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Ameridose Compounding Pharmacy Drug Recall: Sterility Concerns

Federal health experts warn that the same dangerous conditions that led to a nationwide fungal meningitis outbreak were present at a second compounding pharmacy, which is now recalling all of its injection drugs. 

An Ameridose drug recall was announced by the FDA on October 31, indicating that preliminary findings of an inspection have raised concerns about a lack of sterility assurance for products produced and distributed by the facility. As a result all unexpired Ameridose drugs have been recalled.

Ameridose is a Massachusetts compounding pharmacy that is owned by the same principals that own the New England Compounding Center (NECC), whose recalled epidural steroid injections have been linked to a fungal meningitis outbreak that has killed 28 people and sickened nearly 400.

FDA investigators are in the process of inspecting Ameridose’s facilities, but warn that sterility problems at the facility could represent a serious health risk for consumers.

Investigators believe that sterility problems led to NECC distributing more than 17,000 vials of tainted steroid injections, and the U.S. Centers for Disease Control and Prevention (CDC) warns that an estimated 14,000 people who received those injections may be at risk for fungal meningitis or other infections.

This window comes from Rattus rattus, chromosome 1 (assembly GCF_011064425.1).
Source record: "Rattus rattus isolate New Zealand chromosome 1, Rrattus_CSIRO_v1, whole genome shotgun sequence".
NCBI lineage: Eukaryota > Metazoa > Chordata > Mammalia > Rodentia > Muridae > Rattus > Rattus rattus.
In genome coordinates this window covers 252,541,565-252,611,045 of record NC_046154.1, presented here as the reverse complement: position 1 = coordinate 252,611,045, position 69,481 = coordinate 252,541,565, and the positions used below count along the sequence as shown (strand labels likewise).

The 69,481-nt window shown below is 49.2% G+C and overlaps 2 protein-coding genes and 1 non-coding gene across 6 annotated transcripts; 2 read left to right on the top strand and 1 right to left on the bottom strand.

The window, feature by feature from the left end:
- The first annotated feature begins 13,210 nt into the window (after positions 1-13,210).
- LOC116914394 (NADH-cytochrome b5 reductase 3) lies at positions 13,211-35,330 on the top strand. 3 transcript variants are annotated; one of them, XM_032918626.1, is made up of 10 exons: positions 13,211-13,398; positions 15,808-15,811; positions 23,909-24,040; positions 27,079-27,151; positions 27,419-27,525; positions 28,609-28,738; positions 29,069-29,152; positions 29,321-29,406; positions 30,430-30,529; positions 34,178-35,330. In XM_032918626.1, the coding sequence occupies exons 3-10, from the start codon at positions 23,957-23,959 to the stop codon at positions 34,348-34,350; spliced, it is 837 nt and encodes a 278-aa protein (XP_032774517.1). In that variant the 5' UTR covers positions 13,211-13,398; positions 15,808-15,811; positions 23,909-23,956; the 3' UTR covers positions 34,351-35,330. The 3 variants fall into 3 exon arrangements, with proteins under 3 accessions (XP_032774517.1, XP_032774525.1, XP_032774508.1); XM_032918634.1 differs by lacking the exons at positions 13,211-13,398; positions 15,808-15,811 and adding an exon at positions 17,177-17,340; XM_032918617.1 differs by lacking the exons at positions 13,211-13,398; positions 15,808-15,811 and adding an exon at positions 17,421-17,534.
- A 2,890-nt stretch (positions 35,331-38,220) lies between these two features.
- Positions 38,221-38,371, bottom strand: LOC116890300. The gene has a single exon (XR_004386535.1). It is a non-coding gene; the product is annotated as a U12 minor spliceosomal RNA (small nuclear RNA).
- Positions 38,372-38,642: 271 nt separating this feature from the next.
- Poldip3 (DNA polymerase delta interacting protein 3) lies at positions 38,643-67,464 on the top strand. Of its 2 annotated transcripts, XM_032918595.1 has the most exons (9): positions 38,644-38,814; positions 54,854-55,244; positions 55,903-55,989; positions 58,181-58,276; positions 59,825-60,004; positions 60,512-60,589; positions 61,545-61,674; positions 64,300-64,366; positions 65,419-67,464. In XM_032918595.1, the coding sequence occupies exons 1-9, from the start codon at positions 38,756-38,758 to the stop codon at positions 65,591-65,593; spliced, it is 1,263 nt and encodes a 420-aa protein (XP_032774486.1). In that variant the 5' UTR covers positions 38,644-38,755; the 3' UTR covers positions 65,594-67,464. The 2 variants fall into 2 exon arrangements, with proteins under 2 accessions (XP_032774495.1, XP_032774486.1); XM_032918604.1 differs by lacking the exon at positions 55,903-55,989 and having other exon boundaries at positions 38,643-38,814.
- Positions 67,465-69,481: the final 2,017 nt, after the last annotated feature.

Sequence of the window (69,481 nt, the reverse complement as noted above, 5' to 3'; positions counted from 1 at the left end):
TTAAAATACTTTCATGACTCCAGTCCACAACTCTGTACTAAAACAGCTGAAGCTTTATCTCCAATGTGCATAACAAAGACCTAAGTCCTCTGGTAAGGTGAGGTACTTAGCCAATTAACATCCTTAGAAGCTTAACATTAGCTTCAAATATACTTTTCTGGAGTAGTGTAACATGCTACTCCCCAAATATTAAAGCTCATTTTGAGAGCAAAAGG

FDA officials said that while Ameridose is recalling all of its products that have not expired and doctors should not use any they have in stock, at this stage there is no sign that the drugs are contaminated. Therefore, doctors are not being advised to follow up with patients who received Ameridose drugs.

There are some concerns, however, that the shut downs may lead to a drug shortage. The FDA warns that some of the drugs linked to the Ameridose recall were on the critical drug shortage list already.

“The FDA’s top priority is to ensure that drugs are safe for the American public,” said FDA Commissioner Margaret A. Hamburg, M.D. “The agency is taking all steps within its authority to help prevent or alleviate shortage situations and to minimize the impact this recall may have on drug supplies.”

Doctors and patients with questions can contact the FDA’s Drug Information Line at (855) 543-DRUG (3784) and can press * to get information on the Ameridose recall.

Ameridose drugs can be identified by the company logo or its name. A complete list of Ameridose products affected by the recall are on the company’s website at www.Ameridose.com. Customers with questions can contact Ameridose by calling (888) 820-0622 or by emailing the company at amdservice@ameridose.com.

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